How can I get out of jury duty?

Ask to be excused at court

You must report to the courthouse on the day of service and speak to a judge if you feel you need to be excused from jury duty for a reason other than one of the 10 disqualifications. Before reporting to the courthouse, be sure you have confirmed your jury service and reviewed the information found on the what you need to know before your jury service page.

There Are Limited Reasons to Be Excused from Jury Service

You can ask to be excused from jury duty, but the court may not always accept your request. They must draw a line and be relatively strict when people do not want to serve as a juror.

Otherwise, they will have tremendous difficulty in finding enough people to perform this important function. However, you need to come to the judge with legitimate reasons to be excused.

The reasons for being excused from jury duty can vary considerably. It is all about your own unique situation and why you may not have the capacity to serve.

You may either have things that are preventing you from being physically present or reasons why you could not be an effective or impartial juror.

While the reasons for being excused are limited, it is certainly far from extremely rare to get out of jury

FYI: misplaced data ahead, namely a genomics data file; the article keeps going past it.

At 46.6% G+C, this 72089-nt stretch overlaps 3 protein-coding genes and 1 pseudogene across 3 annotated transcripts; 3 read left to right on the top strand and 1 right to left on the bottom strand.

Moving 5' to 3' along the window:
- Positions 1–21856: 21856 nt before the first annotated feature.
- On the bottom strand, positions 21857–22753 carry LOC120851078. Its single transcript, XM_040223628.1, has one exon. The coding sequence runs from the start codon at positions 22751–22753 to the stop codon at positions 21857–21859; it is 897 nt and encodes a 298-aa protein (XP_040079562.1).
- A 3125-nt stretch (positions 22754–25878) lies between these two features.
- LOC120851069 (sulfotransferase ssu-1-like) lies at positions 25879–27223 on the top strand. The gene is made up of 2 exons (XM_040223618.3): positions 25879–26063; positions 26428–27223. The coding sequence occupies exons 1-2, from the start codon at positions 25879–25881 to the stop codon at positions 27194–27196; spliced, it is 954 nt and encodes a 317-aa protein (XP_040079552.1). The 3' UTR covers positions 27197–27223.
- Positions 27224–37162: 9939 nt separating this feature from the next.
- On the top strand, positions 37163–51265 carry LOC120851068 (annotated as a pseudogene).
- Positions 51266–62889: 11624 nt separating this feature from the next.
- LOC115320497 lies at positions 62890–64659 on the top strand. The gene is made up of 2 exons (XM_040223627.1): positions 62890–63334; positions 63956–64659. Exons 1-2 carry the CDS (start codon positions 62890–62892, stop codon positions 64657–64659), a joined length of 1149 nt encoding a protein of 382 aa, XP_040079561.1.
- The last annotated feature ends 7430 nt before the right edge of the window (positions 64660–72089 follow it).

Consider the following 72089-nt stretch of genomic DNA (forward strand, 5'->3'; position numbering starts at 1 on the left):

16. Are jurors subject to search when entering a court facility?

All jurors entering the courthouse are required to go through a weapons screening process conducted by the Sheriff’s Department. If you have items that are not allowed, you may be asked to leave the courthouse and return without them. For a list of prohibited items please click here.

What Happens in the Jury Room?

Once all the evidence has been presented in open court at trial, and the attorneys have made their closing arguments, the jury will go into a room to talk discuss the case.

They do not begin their deliberations without guidance. It is the judge’s job to give jury instructions. These will be points of law for the jury to consider as they discuss the facts of the case.

The jury is not an expert on the law. While they are finding facts, they need to know what the elements of the case are and how to plug the facts into the law.

After discussion of the case, the jury will take a vote. There may be different rules for civil and criminal trials, depending on the state.

Every state holds that a criminal verdict must be unanimous. You cannot convict a defendant on a hung jury.

Some states will allow for jury verdicts in a trial when there is less than a unanimous vote from every juror.

11. What if my employer won’t give me time off to complete my jury service?

Labor Code section 230(a) provides that an employer may not discharge or in any manner discriminate against an employee for taking time off to serve as required by law on an inquest jury or trial jury, if the employee, prior to taking the time off, gives reasonable notice to the employer that he or she is required to serve.

The Selection Process

In the United States, the act of registering to vote automatically places people into a pool of potential jurors, and those people are randomly selected to serve on a jury. Potential jurors are questioned during a process called "voir dire" to determine whether or not they are capable of serving without partiality or bias.